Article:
Study Guide

Major Pettigrew's Last Stand Chapter 5

By Helen Simonson

Chapter 5

  • Sitting on a park bench, the Major remembers when his father died and left him and Bertie one Churchill shotgun each.
  • The guns were a gift to the Major's father by an Indian prince for courageous service.
  • The Major never understood why his father divided the guns. He wanted both. Bertie wasn't a shooter, after all.
  • A seagull snaps the Major out of his reverie, and Mrs. Ali is nearby.
  • Mrs. Ali asks if the Major wants to go for a walk before returning to the car, and, since this was his plan all along, he agrees.
  • On their walk, Mrs. Ali shows the Major a book by Rudyard Kipling she checked out from the library. They talk about her family for a bit before crossing paths with a six-year-old playing with a ball.
  • The Major kicks the boy his ball, and a nearby lady in a tea kiosk chastises them. "No football allowed 'ere" (5.75), she says, prompting the boy's mother, a young Indian woman, to yell at the tea lady.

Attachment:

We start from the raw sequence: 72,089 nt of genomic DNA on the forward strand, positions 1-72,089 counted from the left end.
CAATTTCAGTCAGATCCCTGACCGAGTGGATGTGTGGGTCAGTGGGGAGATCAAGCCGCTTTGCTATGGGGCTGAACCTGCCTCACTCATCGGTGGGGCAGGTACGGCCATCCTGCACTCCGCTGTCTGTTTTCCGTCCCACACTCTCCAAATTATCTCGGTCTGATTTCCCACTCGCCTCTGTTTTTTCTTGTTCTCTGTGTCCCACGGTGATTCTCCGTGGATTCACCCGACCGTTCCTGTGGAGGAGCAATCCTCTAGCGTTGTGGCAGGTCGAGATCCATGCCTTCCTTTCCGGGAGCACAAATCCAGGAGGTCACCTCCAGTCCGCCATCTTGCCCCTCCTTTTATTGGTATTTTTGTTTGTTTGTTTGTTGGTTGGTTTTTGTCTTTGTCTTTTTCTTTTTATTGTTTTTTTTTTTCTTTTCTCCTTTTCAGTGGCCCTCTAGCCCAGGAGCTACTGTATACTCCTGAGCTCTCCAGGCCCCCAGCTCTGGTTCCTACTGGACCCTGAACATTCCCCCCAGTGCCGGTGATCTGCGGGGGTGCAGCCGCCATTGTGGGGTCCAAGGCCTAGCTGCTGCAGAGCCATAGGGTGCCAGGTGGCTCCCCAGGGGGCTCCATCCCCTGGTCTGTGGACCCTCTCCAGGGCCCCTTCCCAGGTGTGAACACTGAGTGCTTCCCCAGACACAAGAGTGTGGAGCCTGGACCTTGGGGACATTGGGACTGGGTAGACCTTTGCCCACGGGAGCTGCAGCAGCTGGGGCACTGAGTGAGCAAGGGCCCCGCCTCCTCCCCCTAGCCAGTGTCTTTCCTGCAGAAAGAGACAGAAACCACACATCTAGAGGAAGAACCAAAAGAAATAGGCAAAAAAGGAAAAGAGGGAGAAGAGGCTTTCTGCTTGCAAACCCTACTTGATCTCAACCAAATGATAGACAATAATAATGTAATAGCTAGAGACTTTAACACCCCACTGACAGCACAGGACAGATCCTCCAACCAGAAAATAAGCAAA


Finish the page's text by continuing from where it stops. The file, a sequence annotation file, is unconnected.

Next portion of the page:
• It escalates when tea lady remarks, "I don't know what it's like where you come from" (5.78), and the young Indian woman takes this as a racial comment.
  • Mrs. Ali and the Major stay out of it and talk to the lady's son, George, until his mother grabs him and storms away.
  • The Major and Mrs. Ali get tea, glad the tea lady isn't mad at them, too, and they talk about his visit to the solicitor.
  • Then the Major and Mrs. Ali return home, but not before Mrs. Ali asks if she can pop by to discuss Kipling with him sometime.
  • The Major is delighted.

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